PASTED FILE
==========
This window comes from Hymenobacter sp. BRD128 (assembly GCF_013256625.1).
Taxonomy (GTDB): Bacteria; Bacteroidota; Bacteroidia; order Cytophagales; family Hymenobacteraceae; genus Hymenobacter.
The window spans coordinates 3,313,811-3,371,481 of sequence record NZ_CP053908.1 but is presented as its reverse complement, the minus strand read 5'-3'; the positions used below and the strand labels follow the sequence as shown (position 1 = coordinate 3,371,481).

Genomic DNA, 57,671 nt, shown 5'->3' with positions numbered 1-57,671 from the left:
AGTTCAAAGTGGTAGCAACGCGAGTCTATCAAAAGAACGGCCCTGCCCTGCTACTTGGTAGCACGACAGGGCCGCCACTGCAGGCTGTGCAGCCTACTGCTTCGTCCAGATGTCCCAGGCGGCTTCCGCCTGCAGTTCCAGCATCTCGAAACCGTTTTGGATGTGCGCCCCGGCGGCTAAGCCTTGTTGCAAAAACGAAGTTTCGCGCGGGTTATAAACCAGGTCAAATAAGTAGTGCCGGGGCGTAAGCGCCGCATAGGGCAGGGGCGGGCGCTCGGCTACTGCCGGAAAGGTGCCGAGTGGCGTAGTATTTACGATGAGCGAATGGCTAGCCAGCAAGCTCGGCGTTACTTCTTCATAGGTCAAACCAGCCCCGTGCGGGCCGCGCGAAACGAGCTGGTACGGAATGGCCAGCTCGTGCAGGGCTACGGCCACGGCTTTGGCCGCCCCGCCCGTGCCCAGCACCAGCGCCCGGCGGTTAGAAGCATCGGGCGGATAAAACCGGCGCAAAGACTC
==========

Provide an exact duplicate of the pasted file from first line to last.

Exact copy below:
This window comes from Hymenobacter sp. BRD128 (assembly GCF_013256625.1).
Taxonomy (GTDB): Bacteria; Bacteroidota; Bacteroidia; order Cytophagales; family Hymenobacteraceae; genus Hymenobacter.
The window spans coordinates 3,313,811-3,371,481 of sequence record NZ_CP053908.1 but is presented as its reverse complement, the minus strand read 5'-3'; the positions used below and the strand labels follow the sequence as shown (position 1 = coordinate 3,371,481).

Genomic DNA, 57,671 nt, shown 5'->3' with positions numbered 1-57,671 from the left:
AGTTCAAAGTGGTAGCAACGCGAGTCTATCAAAAGAACGGCCCTGCCCTGCTACTTGGTAGCACGACAGGGCCGCCACTGCAGGCTGTGCAGCCTACTGCTTCGTCCAGATGTCCCAGGCGGCTTCCGCCTGCAGTTCCAGCATCTCGAAACCGTTTTGGATGTGCGCCCCGGCGGCTAAGCCTTGTTGCAAAAACGAAGTTTCGCGCGGGTTATAAACCAGGTCAAATAAGTAGTGCCGGGGCGTAAGCGCCGCATAGGGCAGGGGCGGGCGCTCGGCTACTGCCGGAAAGGTGCCGAGTGGCGTAGTATTTACGATGAGCGAATGGCTAGCCAGCAAGCTCGGCGTTACTTCTTCATAGGTCAAACCAGCCCCGTGCGGGCCGCGCGAAACGAGCTGGTACGGAATGGCCAGCTCGTGCAGGGCTACGGCCACGGCTTTGGCCGCCCCGCCCGTGCCCAGCACCAGCGCCCGGCGGTTAGAAGCATCGGGCGGATAAAACCGGCGCAAAGACTC